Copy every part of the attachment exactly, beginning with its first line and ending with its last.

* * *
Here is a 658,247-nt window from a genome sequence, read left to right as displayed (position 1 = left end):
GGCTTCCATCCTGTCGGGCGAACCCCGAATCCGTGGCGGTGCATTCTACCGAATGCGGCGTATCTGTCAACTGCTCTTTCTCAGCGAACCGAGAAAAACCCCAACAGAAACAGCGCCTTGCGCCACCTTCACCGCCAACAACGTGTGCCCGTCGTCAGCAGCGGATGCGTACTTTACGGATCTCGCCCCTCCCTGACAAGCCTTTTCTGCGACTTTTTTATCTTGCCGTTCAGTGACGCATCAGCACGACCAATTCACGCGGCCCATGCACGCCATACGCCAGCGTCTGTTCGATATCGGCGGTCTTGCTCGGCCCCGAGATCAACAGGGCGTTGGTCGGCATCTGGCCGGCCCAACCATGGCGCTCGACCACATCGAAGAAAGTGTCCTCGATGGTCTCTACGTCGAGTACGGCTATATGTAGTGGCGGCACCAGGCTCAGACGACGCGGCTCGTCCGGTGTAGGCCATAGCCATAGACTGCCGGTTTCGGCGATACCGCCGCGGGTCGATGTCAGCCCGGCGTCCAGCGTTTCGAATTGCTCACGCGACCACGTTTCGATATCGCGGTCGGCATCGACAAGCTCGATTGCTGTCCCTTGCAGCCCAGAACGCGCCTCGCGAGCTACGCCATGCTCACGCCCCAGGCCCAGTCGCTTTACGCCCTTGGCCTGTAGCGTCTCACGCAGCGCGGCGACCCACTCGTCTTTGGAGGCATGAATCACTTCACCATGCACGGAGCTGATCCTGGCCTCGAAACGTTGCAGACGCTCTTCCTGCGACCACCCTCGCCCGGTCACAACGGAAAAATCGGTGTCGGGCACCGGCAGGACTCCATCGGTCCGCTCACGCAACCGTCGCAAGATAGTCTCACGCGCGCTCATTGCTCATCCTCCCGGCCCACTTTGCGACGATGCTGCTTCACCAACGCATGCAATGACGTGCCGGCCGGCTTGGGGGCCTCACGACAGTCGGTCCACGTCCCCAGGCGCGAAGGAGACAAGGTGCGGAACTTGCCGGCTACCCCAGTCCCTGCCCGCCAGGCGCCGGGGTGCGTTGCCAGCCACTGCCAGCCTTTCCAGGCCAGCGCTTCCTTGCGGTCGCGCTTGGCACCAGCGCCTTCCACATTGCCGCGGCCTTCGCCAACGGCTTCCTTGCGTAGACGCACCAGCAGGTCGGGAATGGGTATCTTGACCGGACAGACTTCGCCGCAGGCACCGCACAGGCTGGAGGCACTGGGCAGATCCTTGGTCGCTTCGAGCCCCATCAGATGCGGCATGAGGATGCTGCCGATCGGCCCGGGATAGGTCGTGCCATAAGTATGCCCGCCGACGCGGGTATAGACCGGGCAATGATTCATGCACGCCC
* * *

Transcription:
Here is a 658,247-nt window from a genome sequence, read left to right as displayed (position 1 = left end):
GGCTTCCATCCTGTCGGGCGAACCCCGAATCCGTGGCGGTGCATTCTACCGAATGCGGCGTATCTGTCAACTGCTCTTTCTCAGCGAACCGAGAAAAACCCCAACAGAAACAGCGCCTTGCGCCACCTTCACCGCCAACAACGTGTGCCCGTCGTCAGCAGCGGATGCGTACTTTACGGATCTCGCCCCTCCCTGACAAGCCTTTTCTGCGACTTTTTTATCTTGCCGTTCAGTGACGCATCAGCACGACCAATTCACGCGGCCCATGCACGCCATACGCCAGCGTCTGTTCGATATCGGCGGTCTTGCTCGGCCCCGAGATCAACAGGGCGTTGGTCGGCATCTGGCCGGCCCAACCATGGCGCTCGACCACATCGAAGAAAGTGTCCTCGATGGTCTCTACGTCGAGTACGGCTATATGTAGTGGCGGCACCAGGCTCAGACGACGCGGCTCGTCCGGTGTAGGCCATAGCCATAGACTGCCGGTTTCGGCGATACCGCCGCGGGTCGATGTCAGCCCGGCGTCCAGCGTTTCGAATTGCTCACGCGACCACGTTTCGATATCGCGGTCGGCATCGACAAGCTCGATTGCTGTCCCTTGCAGCCCAGAACGCGCCTCGCGAGCTACGCCATGCTCACGCCCCAGGCCCAGTCGCTTTACGCCCTTGGCCTGTAGCGTCTCACGCAGCGCGGCGACCCACTCGTCTTTGGAGGCATGAATCACTTCACCATGCACGGAGCTGATCCTGGCCTCGAAACGTTGCAGACGCTCTTCCTGCGACCACCCTCGCCCGGTCACAACGGAAAAATCGGTGTCGGGCACCGGCAGGACTCCATCGGTCCGCTCACGCAACCGTCGCAAGATAGTCTCACGCGCGCTCATTGCTCATCCTCCCGGCCCACTTTGCGACGATGCTGCTTCACCAACGCATGCAATGACGTGCCGGCCGGCTTGGGGGCCTCACGACAGTCGGTCCACGTCCCCAGGCGCGAAGGAGACAAGGTGCGGAACTTGCCGGCTACCCCAGTCCCTGCCCGCCAGGCGCCGGGGTGCGTTGCCAGCCACTGCCAGCCTTTCCAGGCCAGCGCTTCCTTGCGGTCGCGCTTGGCACCAGCGCCTTCCACATTGCCGCGGCCTTCGCCAACGGCTTCCTTGCGTAGACGCACCAGCAGGTCGGGAATGGGTATCTTGACCGGACAGACTTCGCCGCAGGCACCGCACAGGCTGGAGGCACTGGGCAGATCCTTGGTCGCTTCGAGCCCCATCAGATGCGGCATGAGGATGCTGCCGATCGGCCCGGGATAGGTCGTGCCATAAGTATGCCCGCCGACGCGGGTATAGACCGGGCAATGATTCATGCACGCCC